Chicago City Council Approves $5.5 Million In Reparations For Police Torture Victims

The package also includes public recognition of torture committed under Police Commander Jon Burge for decades and counseling services for victims and their families.

Nam Y. Huh / Associated Press

Chicago Mayor Rahm Emanuel in Chicago.

The Chicago City Council on Wednesday voted unanimously to approve a $5.5 million reparations fund for victims of police torture in the 1970s into the early 1990s.

Chicago Mayor Rahm Emanuel had announced the reparations fund in April after negotiations with numerous stakeholders. The package also includes a public apology and and a promise to teach schoolchildren about the torture committed under the decades-long leadership of Police Commander Jon Burge.

Counseling services for victims and their families will also be provided under the plan, which was approved by the city council on a 42-0 vote. Before the vote, the names of more than a dozen torture victims were given a standing ovation by the council, the Associated Press reported.

"This stain cannot be removed from our city's history but it can be used as a lesson of what not to do," Emanuel said.

Burge was fired in 1993 after a police review board determined that officers under his command had tortured more than 100 suspects, many of them black men, since 1972. Among the methods used were mock executions, electrical shock, and burning, investigators found.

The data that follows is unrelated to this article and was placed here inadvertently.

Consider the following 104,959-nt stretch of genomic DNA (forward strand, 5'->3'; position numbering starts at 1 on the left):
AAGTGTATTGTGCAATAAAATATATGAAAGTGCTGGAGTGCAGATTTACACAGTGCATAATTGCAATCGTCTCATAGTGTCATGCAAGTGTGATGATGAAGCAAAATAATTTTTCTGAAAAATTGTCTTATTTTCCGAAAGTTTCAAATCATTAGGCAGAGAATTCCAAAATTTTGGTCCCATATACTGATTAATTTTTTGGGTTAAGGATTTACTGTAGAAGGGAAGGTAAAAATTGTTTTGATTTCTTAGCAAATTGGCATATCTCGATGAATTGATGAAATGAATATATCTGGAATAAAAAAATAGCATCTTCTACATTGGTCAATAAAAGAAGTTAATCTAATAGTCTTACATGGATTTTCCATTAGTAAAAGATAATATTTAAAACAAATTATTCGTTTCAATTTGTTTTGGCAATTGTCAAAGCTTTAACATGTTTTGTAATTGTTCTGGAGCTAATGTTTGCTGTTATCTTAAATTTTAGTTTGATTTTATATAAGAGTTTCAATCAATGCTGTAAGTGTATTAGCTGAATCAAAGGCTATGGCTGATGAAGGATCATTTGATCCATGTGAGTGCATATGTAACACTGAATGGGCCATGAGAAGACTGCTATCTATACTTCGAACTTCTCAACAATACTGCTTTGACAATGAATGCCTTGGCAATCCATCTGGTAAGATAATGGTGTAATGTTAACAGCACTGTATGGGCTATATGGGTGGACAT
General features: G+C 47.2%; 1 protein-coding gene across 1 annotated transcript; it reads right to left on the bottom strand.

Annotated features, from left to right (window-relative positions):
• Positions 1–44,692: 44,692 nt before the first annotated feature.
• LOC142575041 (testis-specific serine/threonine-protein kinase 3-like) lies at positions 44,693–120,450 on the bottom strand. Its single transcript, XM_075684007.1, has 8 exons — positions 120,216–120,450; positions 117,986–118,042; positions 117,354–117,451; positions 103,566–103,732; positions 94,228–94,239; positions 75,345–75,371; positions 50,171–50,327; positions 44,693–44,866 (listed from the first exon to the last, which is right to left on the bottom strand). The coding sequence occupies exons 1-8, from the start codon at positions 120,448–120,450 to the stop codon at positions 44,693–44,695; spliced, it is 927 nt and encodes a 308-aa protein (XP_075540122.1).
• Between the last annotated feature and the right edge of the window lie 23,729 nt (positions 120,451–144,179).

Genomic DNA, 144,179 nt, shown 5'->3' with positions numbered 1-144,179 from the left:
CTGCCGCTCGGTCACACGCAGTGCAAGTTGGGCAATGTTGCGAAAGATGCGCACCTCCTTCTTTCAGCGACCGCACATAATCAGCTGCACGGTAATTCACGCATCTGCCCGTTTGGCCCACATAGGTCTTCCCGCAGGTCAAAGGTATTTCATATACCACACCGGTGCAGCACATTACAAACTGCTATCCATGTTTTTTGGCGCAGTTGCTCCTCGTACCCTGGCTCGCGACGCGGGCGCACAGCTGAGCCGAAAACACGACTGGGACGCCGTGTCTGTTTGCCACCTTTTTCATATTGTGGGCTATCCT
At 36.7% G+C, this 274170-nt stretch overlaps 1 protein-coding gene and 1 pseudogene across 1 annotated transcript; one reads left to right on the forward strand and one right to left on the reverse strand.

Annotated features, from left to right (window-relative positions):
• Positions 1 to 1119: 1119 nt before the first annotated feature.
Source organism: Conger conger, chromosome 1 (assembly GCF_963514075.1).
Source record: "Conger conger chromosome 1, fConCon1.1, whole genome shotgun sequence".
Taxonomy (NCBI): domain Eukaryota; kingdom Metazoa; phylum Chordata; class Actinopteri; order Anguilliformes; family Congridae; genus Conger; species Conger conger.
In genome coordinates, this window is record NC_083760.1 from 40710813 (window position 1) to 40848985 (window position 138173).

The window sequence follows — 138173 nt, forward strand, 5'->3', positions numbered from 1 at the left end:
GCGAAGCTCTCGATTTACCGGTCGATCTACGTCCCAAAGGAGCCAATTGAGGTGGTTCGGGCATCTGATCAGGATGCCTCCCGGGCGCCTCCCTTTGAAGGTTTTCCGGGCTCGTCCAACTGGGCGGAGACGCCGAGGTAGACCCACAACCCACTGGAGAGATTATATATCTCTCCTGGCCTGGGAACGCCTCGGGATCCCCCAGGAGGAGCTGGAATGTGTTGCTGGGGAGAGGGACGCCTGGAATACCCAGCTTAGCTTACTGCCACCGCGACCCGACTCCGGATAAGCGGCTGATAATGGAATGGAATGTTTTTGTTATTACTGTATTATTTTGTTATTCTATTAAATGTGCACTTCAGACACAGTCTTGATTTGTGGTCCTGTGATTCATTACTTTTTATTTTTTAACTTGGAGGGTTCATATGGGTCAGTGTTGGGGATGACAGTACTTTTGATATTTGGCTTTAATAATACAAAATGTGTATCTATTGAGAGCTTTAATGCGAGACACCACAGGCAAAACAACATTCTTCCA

"Jon Burge's actions are a disgrace — to Chicago, to the hard-working men and women of the police department, and most importantly to those he was sworn to protect," Emanuel said in a statement announcing the reparations deal in April.

Steve Nesius / Associated Press

Jon Burge leaves a federal courthouse in 2008.

The reparations package comes after years of officials dealing with lawsuits stemming from the Burge era.

The city has so far paid more than $100 million in settlements, court judgments and legal fees related to the scandal, the AP reported.

Joey Mogul of Chicago Torture Justice Memorials and Flint Taylor of the People's Law Office — both of whom have represented torture victims and were at the negotiating table — commended the mayor in April for helping to bring the package to fruition.

"We are gratified, that after so many years of denial by many, that Mayor Emanuel has acknowledged the harm inflicted by the torture and recognized the needs of the Burge torture survivors and their families by negotiating this historic reparations agreement," they said in a statement. "This legislation is the first of its kind in this country, and its passage and implementation will go a long way to remove the longstanding stain of police torture from the conscience of the city."

Since the statute of limitations had long run out, Burge was never prosecuted for the abuse, but in 2010 he was convicted of perjury for lying about it in court.

In October, Burge was transferred to a halfway house after serving less than four years in prison. He has since been released.

M. Spencer Green / Associated Press

Protesters in 2006 demand the release of a report on the police torture allegations.

Under the package approved by the city council, the city will also create a permanent memorial recognizing the victims of torture.

And in addition to the pledge to teach all eighth- and 10th-graders about the Burge case and its legacy, the city will offer college tuition and job training for free to torture victims, their immediate family members, and their grandchildren.



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